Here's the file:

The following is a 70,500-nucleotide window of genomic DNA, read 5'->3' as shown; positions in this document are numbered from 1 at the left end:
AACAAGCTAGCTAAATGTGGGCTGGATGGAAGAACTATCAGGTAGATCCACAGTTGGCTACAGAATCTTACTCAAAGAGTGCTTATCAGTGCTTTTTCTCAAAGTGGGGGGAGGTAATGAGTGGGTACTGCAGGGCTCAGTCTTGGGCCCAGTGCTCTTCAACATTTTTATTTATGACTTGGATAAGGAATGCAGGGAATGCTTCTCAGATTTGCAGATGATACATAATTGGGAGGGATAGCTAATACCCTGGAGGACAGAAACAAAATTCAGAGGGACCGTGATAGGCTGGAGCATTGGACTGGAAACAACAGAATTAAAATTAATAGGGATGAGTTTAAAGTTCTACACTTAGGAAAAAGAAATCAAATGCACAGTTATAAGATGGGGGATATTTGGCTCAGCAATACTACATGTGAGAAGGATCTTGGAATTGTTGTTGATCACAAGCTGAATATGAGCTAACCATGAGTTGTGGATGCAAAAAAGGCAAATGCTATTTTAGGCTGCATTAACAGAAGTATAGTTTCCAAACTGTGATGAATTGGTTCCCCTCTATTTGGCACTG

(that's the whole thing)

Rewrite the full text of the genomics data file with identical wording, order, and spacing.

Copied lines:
The following is a 70,500-nucleotide window of genomic DNA, read 5'->3' as shown; positions in this document are numbered from 1 at the left end:
AACAAGCTAGCTAAATGTGGGCTGGATGGAAGAACTATCAGGTAGATCCACAGTTGGCTACAGAATCTTACTCAAAGAGTGCTTATCAGTGCTTTTTCTCAAAGTGGGGGGAGGTAATGAGTGGGTACTGCAGGGCTCAGTCTTGGGCCCAGTGCTCTTCAACATTTTTATTTATGACTTGGATAAGGAATGCAGGGAATGCTTCTCAGATTTGCAGATGATACATAATTGGGAGGGATAGCTAATACCCTGGAGGACAGAAACAAAATTCAGAGGGACCGTGATAGGCTGGAGCATTGGACTGGAAACAACAGAATTAAAATTAATAGGGATGAGTTTAAAGTTCTACACTTAGGAAAAAGAAATCAAATGCACAGTTATAAGATGGGGGATATTTGGCTCAGCAATACTACATGTGAGAAGGATCTTGGAATTGTTGTTGATCACAAGCTGAATATGAGCTAACCATGAGTTGTGGATGCAAAAAAGGCAAATGCTATTTTAGGCTGCATTAACAGAAGTATAGTTTCCAAACTGTGATGAATTGGTTCCCCTCTATTTGGCACTG